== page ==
High-density, mixed-use, complete communities are defined by three key attributes: The first is their density. Although among planners there is no agreed-to definition of what qualifies as high density, the level of density much be that which provides enough dwelling units per hectare to support both a rich mix of retail and commercial at grade, and public transit such as at-grade or underground light rail transit. The second is the mix of uses both horizontally and vertically allowing for residential, commercial, retail, institutional and even some types of industrial uses to be mixed together to provide opportunities for inhabitants to live and work in close proximity. All of these uses are mutually re-enforcing, with high density residential occupancies providing the necessary population support a variety of retail and commercial activities at street level. The third is provision of planning for active transportation including both walking and biking, combined with an effective network of public transit.
High density, mixed-use, complete community planning is an essential ingredient to creating regenerative symbiotic cities. Planning and designing for dense mixed-use urban fabric not only reduces per capita green house gas emissions, but also reduces per capita resource use which in turn reduces the environmental footprint of cities and regional ecosystem degradation caused by low density suburban development.
Indeed, it has been demonstrated by physicist Geoffrey West that as cities grow in size and density their overall per capita metabolic rate (the rate at which a city consumes all resources including energy, water and material resources) decreases exponentially. What does this mean? It means that bigger cities are both more cost effective and greener!
Furthermore, consolidating the urban landscape through high density mixed-use planning is critical to getting people out of their cars and enabling the continued development of active transportation infrastructure and public transit.
Mixed-use densification is best facilitated within a regulatory environment which not only recognizes the tremendous human and environmental costs caused by low-density urban sprawl, but rewards innovative design and efficient use of space and infrastructure.
Planners and urbanists have long argued for the benefits of density, and have clearly demonstrated the health and environmental benefits with hard data. However, many cities continue to under-invest in the necessary infrastructure for density, and have typically failed to develop coherent strategies to finance growth. Density does not always mean towers, and high densities can be achieved with a mix of building typologies at a human scale.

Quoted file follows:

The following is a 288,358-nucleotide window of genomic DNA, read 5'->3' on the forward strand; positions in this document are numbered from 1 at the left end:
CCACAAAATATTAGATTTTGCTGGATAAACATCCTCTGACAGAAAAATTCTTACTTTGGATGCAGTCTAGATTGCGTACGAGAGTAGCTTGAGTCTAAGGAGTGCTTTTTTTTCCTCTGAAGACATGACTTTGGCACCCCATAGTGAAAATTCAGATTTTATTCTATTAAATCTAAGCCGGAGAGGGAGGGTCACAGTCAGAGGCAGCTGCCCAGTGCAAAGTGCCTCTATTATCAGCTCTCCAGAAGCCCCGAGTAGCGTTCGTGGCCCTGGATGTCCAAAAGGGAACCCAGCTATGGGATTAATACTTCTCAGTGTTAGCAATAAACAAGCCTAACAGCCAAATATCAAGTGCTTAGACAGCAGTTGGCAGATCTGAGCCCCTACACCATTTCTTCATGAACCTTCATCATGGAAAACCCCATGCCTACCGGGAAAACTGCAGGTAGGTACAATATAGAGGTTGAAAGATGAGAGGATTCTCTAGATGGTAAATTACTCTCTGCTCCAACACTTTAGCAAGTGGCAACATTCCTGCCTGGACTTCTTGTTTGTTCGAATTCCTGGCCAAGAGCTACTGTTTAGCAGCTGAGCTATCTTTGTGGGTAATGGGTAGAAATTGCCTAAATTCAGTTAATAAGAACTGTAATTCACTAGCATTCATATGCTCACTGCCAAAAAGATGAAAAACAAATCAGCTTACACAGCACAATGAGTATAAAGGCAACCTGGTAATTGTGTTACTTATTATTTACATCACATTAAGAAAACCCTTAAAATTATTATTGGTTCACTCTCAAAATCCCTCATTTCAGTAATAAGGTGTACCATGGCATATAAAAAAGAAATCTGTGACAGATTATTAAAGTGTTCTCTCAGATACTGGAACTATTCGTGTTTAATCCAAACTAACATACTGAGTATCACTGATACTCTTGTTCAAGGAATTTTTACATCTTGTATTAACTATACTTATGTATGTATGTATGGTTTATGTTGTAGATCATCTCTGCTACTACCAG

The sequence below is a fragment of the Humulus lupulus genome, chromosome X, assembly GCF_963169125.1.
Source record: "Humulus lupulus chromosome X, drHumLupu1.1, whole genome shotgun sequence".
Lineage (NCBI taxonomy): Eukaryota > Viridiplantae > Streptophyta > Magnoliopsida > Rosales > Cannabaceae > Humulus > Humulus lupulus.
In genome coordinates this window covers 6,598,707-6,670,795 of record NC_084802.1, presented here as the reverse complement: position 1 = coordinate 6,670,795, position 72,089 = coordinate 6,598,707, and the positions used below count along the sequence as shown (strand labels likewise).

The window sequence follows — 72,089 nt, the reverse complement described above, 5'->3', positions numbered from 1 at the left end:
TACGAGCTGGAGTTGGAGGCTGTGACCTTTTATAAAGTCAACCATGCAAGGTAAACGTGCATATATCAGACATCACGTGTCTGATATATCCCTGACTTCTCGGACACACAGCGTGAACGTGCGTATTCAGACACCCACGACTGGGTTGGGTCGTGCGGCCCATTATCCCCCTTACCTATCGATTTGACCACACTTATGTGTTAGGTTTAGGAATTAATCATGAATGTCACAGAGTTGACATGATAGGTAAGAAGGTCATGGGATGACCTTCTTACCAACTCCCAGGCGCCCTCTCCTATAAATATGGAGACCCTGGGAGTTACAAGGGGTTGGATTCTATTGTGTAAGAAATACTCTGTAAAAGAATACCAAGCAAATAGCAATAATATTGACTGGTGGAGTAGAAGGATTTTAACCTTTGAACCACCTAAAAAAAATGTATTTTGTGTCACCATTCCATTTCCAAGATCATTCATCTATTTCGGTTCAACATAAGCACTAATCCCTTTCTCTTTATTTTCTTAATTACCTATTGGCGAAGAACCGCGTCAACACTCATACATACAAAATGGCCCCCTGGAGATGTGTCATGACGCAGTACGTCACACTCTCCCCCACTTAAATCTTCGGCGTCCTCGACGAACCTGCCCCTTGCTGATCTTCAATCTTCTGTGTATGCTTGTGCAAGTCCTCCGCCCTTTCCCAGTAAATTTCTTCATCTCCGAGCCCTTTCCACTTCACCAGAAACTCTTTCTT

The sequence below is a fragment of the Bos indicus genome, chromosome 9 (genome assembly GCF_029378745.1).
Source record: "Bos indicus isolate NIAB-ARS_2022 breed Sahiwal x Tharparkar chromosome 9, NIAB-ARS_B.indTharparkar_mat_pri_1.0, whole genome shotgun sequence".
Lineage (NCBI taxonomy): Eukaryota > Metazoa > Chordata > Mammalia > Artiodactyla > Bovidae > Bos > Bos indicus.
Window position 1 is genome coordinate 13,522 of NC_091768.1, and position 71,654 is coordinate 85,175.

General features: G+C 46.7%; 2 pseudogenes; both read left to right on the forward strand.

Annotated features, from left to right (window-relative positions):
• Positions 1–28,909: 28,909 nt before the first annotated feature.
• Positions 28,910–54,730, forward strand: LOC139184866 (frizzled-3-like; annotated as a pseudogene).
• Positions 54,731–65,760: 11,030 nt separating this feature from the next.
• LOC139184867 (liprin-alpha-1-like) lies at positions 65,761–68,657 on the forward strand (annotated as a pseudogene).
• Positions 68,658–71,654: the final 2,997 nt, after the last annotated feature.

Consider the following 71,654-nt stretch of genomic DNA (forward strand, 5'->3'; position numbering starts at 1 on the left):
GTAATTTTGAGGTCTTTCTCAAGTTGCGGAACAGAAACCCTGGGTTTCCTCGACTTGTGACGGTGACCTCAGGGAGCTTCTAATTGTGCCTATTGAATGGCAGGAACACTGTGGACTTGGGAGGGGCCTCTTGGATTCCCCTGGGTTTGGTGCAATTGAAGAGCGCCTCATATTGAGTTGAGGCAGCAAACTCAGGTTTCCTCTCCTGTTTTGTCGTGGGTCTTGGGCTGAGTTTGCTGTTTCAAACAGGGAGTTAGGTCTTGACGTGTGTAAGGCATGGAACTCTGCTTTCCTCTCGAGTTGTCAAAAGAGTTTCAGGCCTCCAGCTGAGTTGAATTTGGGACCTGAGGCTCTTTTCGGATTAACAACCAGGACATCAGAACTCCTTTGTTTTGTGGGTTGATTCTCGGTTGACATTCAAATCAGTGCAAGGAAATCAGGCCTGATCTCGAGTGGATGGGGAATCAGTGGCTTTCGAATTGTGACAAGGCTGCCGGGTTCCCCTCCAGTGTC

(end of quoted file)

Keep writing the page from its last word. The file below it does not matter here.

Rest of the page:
While infill development is increasing the density of many cities, most cities around the world continue to sprawl outwards at low densities. Indeed, changing the current patterns of urban sprawl will be one of the greatest challenges, as well as opportunities of building the Regenerative Symbiotic City.
We must recognize the incredible cultural and economic vibrancy created by dense mixed-use cities, and look for ways to harness this innovative capacity to respond to the challenges of climate change and population growth. Furthermore, enabling public transit and active transportation will be driven by landuse decisions. Effective transit oriented development will be critical to reducing carbon emissions, resource consumption, and the infrastructure required to support electric vehicle use will have to be built into zoning and street planning.
Key Symbiotic City High Density Complete Community Planning Strategies:
- Density high enough to support transit, and transit oriented development.
- Mixed-use zoning with an emphasis on a vibrant, activated streetscape and public realm.
- The incorporation of industrial and manufacturing uses into the urban environment.
- The prioritization of active transportation.
- A built form which is congruent with the local context, both at the neighbourhood and city level.
- Zoning and building codes which allow for greater flexibility and innovation. (For example parking requirements, mix of uses etc.)
Changing the face of urban development patterns will require a new level of community engagement, framed in a real conversation about the necessary changes we will need to make to our urban environment if we are to transform cities into regenerative symbiotic cities. This conversation must recognize both the environmental and human health costs of current low-density development practices and the huge potential benefits associated with the development of high-density, mixed-use, walkable cities. The concept of "market transformation" through incremental change in the regulatory environment could be explored as an option to drive private sector innovation from within the development and construction industry.